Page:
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All Articles For Vanden, Berg G

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The second part of the Form for the Ordination of Elders and Deacons deals with the office of the deacon. This Form is rather brief, dealing with just two matters. First of all the origin and institution of the office is recorded, and this is followed by a brief description of the office itself. To these matters we will return presently, but let us first make some general observations.

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Frequency of Meeting If the rule of Article 50 of the Church Order were ob­served, our Synod would meet every other year instead of every year as it does now. Joh. Jansen tells us that the Reformed Churches had originally desired an annual synod but due to disturbed civil conditions and intervention by the government this ideal could not be realized. This explains the provision of the Church Order stipulating that “the general synod shall ordinarily meet once every two years unless there be urgent need to shorten the time.”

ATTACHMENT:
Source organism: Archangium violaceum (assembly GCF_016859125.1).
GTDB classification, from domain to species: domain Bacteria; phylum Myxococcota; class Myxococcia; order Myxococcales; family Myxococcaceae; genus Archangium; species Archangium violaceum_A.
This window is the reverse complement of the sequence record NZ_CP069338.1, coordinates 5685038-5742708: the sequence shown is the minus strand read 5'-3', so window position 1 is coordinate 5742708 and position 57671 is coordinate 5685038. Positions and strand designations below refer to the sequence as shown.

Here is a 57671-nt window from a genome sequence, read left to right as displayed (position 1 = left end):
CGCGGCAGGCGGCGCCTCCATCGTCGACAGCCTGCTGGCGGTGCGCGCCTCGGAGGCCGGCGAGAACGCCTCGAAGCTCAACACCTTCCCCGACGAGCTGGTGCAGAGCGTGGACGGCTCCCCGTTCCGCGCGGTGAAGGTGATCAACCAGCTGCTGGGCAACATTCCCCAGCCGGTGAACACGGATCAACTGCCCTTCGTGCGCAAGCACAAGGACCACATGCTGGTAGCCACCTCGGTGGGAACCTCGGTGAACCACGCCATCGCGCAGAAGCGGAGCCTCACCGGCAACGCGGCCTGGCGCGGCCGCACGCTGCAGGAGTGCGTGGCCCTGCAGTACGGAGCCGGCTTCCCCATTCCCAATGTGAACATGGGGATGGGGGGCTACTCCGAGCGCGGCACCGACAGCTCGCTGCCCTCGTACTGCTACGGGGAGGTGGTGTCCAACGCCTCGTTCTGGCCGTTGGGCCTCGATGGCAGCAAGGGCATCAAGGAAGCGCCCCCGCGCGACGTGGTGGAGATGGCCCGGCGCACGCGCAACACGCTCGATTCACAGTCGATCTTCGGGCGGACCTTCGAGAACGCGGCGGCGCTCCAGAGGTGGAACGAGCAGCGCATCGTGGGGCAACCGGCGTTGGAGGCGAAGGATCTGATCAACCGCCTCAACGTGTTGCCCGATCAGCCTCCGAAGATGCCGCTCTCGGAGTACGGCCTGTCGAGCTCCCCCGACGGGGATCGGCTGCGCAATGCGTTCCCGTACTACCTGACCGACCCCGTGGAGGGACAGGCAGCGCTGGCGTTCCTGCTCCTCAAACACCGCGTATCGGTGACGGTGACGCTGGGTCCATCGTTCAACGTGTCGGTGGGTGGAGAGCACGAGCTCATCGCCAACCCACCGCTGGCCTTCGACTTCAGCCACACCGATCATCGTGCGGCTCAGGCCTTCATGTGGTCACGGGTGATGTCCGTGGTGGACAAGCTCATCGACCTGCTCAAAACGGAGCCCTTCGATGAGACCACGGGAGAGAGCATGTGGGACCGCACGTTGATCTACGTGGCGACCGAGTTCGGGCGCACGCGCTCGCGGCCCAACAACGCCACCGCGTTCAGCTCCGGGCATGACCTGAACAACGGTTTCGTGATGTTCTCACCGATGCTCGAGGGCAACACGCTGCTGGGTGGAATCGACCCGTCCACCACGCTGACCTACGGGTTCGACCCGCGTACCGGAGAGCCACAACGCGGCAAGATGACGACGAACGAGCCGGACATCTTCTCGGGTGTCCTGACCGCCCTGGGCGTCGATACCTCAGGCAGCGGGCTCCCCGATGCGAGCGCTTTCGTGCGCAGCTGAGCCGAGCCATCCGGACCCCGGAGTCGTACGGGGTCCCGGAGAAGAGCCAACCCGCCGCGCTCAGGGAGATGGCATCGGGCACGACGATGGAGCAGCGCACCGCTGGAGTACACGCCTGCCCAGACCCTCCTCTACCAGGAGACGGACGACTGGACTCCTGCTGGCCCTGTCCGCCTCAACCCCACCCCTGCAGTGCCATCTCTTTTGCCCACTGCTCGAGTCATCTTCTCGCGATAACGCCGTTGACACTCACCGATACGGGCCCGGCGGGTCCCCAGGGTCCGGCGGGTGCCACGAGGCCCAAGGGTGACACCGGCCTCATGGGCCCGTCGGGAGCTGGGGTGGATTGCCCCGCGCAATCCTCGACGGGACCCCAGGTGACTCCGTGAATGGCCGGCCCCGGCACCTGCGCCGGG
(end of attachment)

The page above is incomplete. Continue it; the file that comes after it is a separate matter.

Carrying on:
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In our previous writing we began to discuss the 49th article of our Church Order; an article that treats the sub­ject of the appointment of synodical committees. Today the provisions of this article apply to all of the committees which are appointed by the Synod whereas originally it applied specifically to one central committee. Various committees are given different mandates and, functioning during the interim between Synods, they are to “execute everything ordained by Synod . .

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The branch of study that is denoted by the above caption is one that is extremely wide in scope. The average reader undoubtedly thinks of Church Polity in terms of the eighty-six articles of our own accepted Church Order. The scope, however, of this subject is far broader than this. Properly speaking it would comprehend a study of all the various Ecclesiastical Polities that have been and are now found in the church world.

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Among other things the first article of our Church Order speaks of the necessity of assemblies in the church for the maintenance of good order. By these assemblies is not meant the gathering of the congre­gation in divine worship but rather the meetings of such ecclesiastical assemblies as the Consistory, Clas­sis and Synod. Concerning these assemblies we will write, D.V., in connection with later articles.

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